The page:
Matthew 27:23-26 / Mark 15:14-15 / Luke 23:22-25 / John 19:12-16…
Pilate was doing all he knew to get the priests and the people to stop this madness and release Jesus. He tried to appease the bloodthirsty cries, but it wasn’t going to happen (Acts 13:28). He knew that he was risking a riot if he failed to deliver Jesus up. You can imagine his thoughts. “Oh what am I supposed to do, I want to do the right thing but I can’t, the people won’t let me”.
He took water and washed his hands before the crowd, saying, “I am innocent of this man's blood; see to it yourselves.” Think of the difference between other men and Jesus here. Jesus washed His disciples’ feet. Pilate washed his hands of Jesus. It is a case of “let me cleanse you” vs. “let me be cleansed of responsibility for you”. Washing his hands didn’t get him clean.
Don’t divorce yourself from this scene so easily, my friend. We have all played the part of Pilate, and yes, against Jesus, no less. It happens when you know something is wrong and you want to do what is right, but you just can’t seem to do it. It isn’t that people won’t let you; it is that the pressure won’t let up. Yes, the pressure may be great, but your perspective on pressure needs to change.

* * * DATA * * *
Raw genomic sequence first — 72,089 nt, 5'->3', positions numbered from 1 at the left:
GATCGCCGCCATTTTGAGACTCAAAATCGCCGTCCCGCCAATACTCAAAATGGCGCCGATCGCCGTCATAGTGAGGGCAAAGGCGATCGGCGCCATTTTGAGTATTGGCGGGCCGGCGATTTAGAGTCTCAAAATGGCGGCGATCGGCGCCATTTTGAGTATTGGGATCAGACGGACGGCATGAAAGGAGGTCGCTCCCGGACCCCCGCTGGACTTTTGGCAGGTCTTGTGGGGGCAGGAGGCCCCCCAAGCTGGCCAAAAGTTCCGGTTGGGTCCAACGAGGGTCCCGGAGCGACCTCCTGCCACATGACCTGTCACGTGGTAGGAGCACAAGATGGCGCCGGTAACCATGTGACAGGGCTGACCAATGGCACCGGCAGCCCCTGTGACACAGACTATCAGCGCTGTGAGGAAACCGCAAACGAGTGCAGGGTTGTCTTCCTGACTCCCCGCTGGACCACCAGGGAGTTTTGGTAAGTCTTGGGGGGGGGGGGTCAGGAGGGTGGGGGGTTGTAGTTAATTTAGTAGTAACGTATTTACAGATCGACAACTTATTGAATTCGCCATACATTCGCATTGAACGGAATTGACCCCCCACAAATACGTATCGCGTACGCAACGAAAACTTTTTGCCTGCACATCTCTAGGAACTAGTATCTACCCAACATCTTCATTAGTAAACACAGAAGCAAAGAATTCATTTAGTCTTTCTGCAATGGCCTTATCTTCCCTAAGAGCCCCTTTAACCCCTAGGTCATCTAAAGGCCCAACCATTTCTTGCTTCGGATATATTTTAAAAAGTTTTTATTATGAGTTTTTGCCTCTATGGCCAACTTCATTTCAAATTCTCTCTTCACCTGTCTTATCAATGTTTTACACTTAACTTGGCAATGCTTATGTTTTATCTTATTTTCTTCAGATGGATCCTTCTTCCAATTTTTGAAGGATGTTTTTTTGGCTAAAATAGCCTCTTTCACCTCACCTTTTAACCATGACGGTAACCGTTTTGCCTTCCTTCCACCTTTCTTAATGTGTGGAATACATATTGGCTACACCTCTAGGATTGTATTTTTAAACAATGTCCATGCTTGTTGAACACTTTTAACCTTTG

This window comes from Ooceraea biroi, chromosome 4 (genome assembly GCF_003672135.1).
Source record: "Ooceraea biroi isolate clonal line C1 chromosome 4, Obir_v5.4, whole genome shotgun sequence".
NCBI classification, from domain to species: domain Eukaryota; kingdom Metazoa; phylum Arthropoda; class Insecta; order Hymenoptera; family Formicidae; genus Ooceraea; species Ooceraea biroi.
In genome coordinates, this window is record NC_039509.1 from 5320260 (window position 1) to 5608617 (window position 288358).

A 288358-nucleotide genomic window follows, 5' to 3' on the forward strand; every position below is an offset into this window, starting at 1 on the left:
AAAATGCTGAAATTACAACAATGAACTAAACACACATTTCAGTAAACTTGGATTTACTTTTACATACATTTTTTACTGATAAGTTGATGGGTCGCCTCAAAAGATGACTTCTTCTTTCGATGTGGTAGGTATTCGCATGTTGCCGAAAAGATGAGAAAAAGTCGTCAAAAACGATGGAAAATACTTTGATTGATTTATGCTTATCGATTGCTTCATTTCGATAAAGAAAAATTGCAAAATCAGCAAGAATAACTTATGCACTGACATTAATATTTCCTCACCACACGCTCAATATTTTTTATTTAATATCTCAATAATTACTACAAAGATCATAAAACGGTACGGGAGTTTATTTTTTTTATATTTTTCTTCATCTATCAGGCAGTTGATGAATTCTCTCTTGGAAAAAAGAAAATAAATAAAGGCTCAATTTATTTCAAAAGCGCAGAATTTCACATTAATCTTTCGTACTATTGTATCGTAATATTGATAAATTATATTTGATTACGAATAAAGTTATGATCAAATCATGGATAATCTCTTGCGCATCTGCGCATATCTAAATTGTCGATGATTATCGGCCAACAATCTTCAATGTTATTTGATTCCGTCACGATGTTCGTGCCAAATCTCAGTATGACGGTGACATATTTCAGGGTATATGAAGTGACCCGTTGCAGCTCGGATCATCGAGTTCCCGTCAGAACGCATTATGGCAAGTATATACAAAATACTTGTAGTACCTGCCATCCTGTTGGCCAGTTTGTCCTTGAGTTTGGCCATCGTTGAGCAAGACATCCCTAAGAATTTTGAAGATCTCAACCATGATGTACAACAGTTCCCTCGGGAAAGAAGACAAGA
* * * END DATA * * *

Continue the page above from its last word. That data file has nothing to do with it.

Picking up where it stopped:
It is called repentance. It means that doing what is right will cost you. Repentance means we may lose things such as friends, respect, position, prestige, power, finances, health, or even life. It involves self-abasement, not self-preservation, or self-promotion. Repentance says that what matters is God’s glory, not my comfort. Repentance consequently strips us of our worldly goods, achievements, and satisfactions; it does not pile them upon us.
Repentance is the very antithesis of what is taught these days. People say if you live clean, then God will be obliged to bless you. The truth is that you can clean the outside and still be dirty on the inside. You can wash your hands as much as you want, but it takes God to wash your heart.